More and more online platforms, such as eBay, Gumtree, or Facebook, are emerging and their administrators don’t take responsibility for what happens concerning the transactions. This makes it more difficult to control the trade and, most importantly, to ensure that transactions are legal, animals are treated humanely, and that consumers are not exposed to fraud. 

Most online platforms are not willing to change on a voluntary basis. In 2019 the Barcelona City Council demanded the withdrawal of advertisements selling animals on the popular web portals Milanuncios and Vibbo. The Council said that such adverts “do not respect the rules in force for selling animals” and put animal welfare at risk. However, such outcomes are in the minority. 

According to our report and workshop Illegal Pet Trade: Game Over, 93% of the public, including a majority of the Ministries, believes that online platforms like OLX, eBay or Gumtree should be responsible for verifying the sellers’ information (e.g. their identity, pet information) and that it should be made mandatory to advertise only registered dogs and cats (90%).


The scale and global nature of the internet makes it very difficult to define jurisdiction and enforce existing legislation, both for Member States and for the EU as a whole. 

The illegal online cat and dog trade is disguised as the non-commercial movement of pets, in other words, pets travelling with their owner without transactions involved. This is covered by Regulation (EU) 576/2013, which establishes various health requirements, but most, if not all, traded animals do not comply.

As animals are still classified as commodities, the legislation regulating their trade must comply with the rules of the free movements of goods. This means that the existing EU legal framework for the protection of consumers also applies to the commerce of pets.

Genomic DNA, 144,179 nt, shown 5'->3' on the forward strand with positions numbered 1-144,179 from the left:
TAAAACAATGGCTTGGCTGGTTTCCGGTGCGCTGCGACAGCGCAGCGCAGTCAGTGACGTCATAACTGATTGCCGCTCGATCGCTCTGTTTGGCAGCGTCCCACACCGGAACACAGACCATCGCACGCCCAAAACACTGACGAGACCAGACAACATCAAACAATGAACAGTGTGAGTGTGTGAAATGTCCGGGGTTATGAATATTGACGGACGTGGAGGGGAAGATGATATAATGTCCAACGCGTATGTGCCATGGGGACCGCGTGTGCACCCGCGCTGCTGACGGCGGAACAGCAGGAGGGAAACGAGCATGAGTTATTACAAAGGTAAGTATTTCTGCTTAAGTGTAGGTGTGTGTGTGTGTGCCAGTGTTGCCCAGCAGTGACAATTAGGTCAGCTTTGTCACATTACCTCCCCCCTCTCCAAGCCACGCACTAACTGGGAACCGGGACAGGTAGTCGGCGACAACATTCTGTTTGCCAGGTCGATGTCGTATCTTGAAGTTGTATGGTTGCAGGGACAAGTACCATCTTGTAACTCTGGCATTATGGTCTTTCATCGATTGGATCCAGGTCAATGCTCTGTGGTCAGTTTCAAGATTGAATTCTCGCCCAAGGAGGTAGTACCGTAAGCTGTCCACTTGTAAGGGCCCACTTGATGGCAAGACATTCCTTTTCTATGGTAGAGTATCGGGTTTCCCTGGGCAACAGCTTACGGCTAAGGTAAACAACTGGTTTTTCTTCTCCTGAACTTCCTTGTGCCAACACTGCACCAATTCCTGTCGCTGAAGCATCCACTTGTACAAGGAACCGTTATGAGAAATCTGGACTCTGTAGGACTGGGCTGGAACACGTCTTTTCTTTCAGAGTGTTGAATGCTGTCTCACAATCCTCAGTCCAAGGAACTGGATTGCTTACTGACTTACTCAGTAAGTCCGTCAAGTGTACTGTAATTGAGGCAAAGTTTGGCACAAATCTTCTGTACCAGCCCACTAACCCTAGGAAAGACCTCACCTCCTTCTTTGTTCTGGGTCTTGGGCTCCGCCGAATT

The Consumer Rights Directive and the Directive on contracts for the online and other distance sales of goods could apply to the trade of pets, but the former does not include specific provisions for the pet trade, and the latter explicitly excludes the sales of live animals. The aspect of online platforms responsibility is one of the main subjects of the upcoming Digital Services Act. 

The EU Coordinated Control Plan on online sales of dogs and cats has already recognised the problem and identified the following areas of concern: lack of identification of animals and traders, and technical difficulties to control the online market.

There are three pieces of EU legislation that, if efficiently applied to the selling of pets, would guarantee an improved protection of pets and their owners’ rights as consumers, especially when the information provided on the animals are misleading:

  • Animal Health Law, Delegated Act on Identification & Registration that is still pending and is to be addressed by the European Commission

  • Directive Modernising Consumer Law as a part of the New Deal for Consumers

  • Directive on Electronic Commerce that, if revised under the Digital Services Act, would allow to address the issue of responsibility and information duties of online intermediaries